Actually, he’s not a recruit to my club at all.Â He doesn’t know I exist, and, of course, I don’t actually have a club.Â But anyone who’s read even a fraction of the outpourings on this blog will know how strongly I believe in the need to communicate about money and financial services in ways that people find interesting and engaging.Â And judging from his column in last week’s paper (http://www.guardian.co.uk/commentisfree/2008/dec/13/saturday-ian-jack) the illustrious Guardian journalist Ian Jack agrees with me.
I really do strongly recommend clicking on the link and reading his piece – it is an outstanding article, taking a line that I’ve never seen before on an op-ed page of a national newspaper.Â But in case you don’t, the one-sentence summary is that Jack now greatly regrets his failure, and the failure of other journalists, to get their heads round financial subjects both for their own benefit and for the benefit of their readers.
I couldn’t agree more, but all the sameÂ he shouldn’tÂ feel too bad about it.Â The truth is, the lack of enthusiasm among arts-educated scribblers for the world of numbers and symbols entered via the keys on the top row of the keyboard is matchedÂ only by the lack of enthusiasm among providers of financial services for making their world at all accessible to them.Â Knowledge is power, and in the financial world power is guarded jealously.Â No-one wants anyone to understand anything, not least because more often that not, if they did, they’d urgently want to put a stop to it.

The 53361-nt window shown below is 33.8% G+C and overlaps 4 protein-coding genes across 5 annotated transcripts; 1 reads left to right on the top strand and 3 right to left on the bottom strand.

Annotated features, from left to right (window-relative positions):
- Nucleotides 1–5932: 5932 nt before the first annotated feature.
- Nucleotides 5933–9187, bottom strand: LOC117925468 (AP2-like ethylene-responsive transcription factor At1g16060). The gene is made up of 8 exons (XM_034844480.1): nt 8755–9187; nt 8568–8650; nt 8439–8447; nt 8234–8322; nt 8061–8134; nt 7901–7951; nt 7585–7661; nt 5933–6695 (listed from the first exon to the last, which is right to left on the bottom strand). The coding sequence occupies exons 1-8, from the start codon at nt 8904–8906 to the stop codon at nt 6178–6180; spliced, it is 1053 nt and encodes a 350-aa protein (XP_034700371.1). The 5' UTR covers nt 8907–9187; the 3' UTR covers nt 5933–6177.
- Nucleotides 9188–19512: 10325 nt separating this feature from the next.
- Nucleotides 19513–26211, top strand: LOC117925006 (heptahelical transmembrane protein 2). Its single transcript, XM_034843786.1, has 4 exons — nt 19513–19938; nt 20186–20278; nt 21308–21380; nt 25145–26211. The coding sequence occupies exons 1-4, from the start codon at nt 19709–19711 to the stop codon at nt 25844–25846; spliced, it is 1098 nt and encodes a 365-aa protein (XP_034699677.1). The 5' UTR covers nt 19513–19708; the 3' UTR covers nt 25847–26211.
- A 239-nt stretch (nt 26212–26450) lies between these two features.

But – as I’ve written many times before – if we really are now entering a phase in history in which people are more responsible for their financial wellbeing, in the short, medium and long term, than they’ve ever been before, then breaking down these screens of opacity and mystification really is an important and urgent priority.Â During a period in which paternalistic but relatively benign institutions of the State and major employers looked after most people’s needs fairly adequately, you could argue that it was no more necessary for ordinary people to know how their pensions were funded or what the cost of healthcare was than, say, how to build a motorway or how to budget forÂ a new primary school project.Â These were things that other people looked after for you.Â But those days have gone.Â And, as Ian Jack says, we can’t carry on being as ignorant as we are.
This is not – emphatically not – a plea for the much-vaunted “financial education.”Â Rightly or wrongly,Â I’ve always beenÂ extremely suspicious of this.Â It seems to me to be a delaying tactic on the part of the knowledge-owning priesthood, offering the potential of access to their hidden world but onlyÂ to people willing to spendÂ half a lifetime learning their arcane codes and secrets.Â Education is no bad thing, but it’s not what’s required.Â Â
What is requiredÂ is clarity and engagement.Â Half of this, it’s true, can’t be achieved without massive root-and-branch simplification of our insanely complicated tax and benefits system, and of the myriad of grotesquelyÂ over-engineered financial products designed partly to fit in with that system and partly to enable financial advisers to make as much money as possible from selling them, preferably without the customer noticing.Â But the other half of achieving clarity and engagement, as Ian Jack has belatedly realised, requires no more than a grim determination among writers and communicators to do their sodding jobs, get their heads round the subject and write some stuff on this really important subject that people actually want to read.
Ian Jack is a brilliant writer.Â If he really intends to have a go, the results will be well worth looking out for.